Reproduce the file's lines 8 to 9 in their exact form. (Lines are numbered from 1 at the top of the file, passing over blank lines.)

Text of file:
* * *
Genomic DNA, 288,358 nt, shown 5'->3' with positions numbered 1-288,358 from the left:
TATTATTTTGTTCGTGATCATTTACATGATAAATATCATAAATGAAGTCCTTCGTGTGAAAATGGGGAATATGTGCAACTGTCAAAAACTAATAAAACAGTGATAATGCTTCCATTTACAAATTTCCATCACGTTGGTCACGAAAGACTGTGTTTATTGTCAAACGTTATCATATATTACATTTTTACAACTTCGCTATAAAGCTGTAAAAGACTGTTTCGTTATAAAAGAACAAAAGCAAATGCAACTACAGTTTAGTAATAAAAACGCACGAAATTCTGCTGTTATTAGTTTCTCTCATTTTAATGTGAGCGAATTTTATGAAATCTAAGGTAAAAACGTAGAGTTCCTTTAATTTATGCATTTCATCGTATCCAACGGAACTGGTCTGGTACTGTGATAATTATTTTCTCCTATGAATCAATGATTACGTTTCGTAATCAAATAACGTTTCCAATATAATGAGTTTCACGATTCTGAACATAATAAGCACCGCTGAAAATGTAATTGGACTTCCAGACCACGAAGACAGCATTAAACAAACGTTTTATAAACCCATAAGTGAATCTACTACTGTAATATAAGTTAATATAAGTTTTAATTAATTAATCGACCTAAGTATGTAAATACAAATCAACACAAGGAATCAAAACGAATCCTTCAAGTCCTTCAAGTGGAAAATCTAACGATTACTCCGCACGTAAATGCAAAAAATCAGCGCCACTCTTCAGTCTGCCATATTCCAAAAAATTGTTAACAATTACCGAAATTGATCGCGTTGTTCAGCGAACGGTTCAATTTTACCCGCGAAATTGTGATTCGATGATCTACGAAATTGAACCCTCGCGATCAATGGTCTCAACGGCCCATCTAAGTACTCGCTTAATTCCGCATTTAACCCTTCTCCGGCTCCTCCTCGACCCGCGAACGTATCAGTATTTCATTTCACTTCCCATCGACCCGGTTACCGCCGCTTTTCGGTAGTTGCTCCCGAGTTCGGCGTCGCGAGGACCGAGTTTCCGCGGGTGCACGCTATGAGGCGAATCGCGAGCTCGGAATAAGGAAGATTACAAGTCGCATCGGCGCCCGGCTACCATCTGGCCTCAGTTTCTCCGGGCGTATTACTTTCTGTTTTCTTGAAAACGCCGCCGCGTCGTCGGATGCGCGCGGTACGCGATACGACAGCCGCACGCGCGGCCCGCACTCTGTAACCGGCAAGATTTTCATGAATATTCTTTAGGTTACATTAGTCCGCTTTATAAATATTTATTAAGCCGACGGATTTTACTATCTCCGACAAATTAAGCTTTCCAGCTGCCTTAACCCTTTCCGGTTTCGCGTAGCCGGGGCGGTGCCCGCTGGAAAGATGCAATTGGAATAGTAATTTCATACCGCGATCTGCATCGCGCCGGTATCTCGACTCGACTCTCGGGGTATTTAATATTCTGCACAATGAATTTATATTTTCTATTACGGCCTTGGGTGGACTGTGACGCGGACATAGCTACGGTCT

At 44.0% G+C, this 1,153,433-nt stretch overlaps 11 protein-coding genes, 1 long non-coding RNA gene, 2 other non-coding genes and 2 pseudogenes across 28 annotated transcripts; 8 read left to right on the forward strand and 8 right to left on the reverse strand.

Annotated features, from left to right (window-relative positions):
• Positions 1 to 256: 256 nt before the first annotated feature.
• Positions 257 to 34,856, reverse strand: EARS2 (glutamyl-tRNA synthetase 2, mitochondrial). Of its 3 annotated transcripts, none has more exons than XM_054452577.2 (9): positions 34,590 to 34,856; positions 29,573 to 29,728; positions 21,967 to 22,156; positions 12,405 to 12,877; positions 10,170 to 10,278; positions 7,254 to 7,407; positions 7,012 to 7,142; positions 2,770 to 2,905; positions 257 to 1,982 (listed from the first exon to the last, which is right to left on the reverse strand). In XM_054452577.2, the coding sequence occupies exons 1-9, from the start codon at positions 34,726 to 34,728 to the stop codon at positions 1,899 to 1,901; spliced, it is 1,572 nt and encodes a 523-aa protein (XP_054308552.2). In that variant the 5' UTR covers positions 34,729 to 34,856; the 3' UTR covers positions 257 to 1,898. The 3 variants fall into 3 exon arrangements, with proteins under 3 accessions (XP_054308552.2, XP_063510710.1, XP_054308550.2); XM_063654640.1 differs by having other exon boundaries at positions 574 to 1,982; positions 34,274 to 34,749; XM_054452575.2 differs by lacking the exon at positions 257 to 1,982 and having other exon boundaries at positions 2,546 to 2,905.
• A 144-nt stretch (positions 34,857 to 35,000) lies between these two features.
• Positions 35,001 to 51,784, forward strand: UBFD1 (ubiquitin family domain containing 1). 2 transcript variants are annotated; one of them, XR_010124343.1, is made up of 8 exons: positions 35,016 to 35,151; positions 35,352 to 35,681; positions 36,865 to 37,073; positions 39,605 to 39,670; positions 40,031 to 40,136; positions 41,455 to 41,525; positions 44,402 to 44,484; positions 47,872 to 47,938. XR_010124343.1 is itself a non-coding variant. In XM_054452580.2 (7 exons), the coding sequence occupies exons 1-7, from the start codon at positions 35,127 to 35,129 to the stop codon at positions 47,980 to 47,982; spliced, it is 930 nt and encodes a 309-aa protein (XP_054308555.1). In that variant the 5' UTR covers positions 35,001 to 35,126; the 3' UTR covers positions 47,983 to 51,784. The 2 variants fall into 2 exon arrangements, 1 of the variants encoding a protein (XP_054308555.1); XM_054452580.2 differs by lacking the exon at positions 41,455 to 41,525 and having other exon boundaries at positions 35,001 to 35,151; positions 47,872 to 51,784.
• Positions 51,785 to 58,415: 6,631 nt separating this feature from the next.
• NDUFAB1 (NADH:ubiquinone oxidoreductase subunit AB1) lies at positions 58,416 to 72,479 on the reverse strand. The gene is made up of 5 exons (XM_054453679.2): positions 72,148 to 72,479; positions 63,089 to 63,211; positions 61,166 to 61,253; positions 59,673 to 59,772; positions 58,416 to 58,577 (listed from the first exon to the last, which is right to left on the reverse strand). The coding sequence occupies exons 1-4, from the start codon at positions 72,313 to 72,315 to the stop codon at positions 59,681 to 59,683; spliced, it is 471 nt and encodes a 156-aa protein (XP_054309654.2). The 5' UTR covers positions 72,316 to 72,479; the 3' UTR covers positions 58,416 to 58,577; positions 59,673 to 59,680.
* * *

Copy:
• Positions 35,001 to 51,784, forward strand: UBFD1 (ubiquitin family domain containing 1). 2 transcript variants are annotated; one of them, XR_010124343.1, is made up of 8 exons: positions 35,016 to 35,151; positions 35,352 to 35,681; positions 36,865 to 37,073; positions 39,605 to 39,670; positions 40,031 to 40,136; positions 41,455 to 41,525; positions 44,402 to 44,484; positions 47,872 to 47,938. XR_010124343.1 is itself a non-coding variant. In XM_054452580.2 (7 exons), the coding sequence occupies exons 1-7, from the start codon at positions 35,127 to 35,129 to the stop codon at positions 47,980 to 47,982; spliced, it is 930 nt and encodes a 309-aa protein (XP_054308555.1). In that variant the 5' UTR covers positions 35,001 to 35,126; the 3' UTR covers positions 47,983 to 51,784. The 2 variants fall into 2 exon arrangements, 1 of the variants encoding a protein (XP_054308555.1); XM_054452580.2 differs by lacking the exon at positions 41,455 to 41,525 and having other exon boundaries at positions 35,001 to 35,151; positions 47,872 to 51,784.
• Positions 51,785 to 58,415: 6,631 nt separating this feature from the next.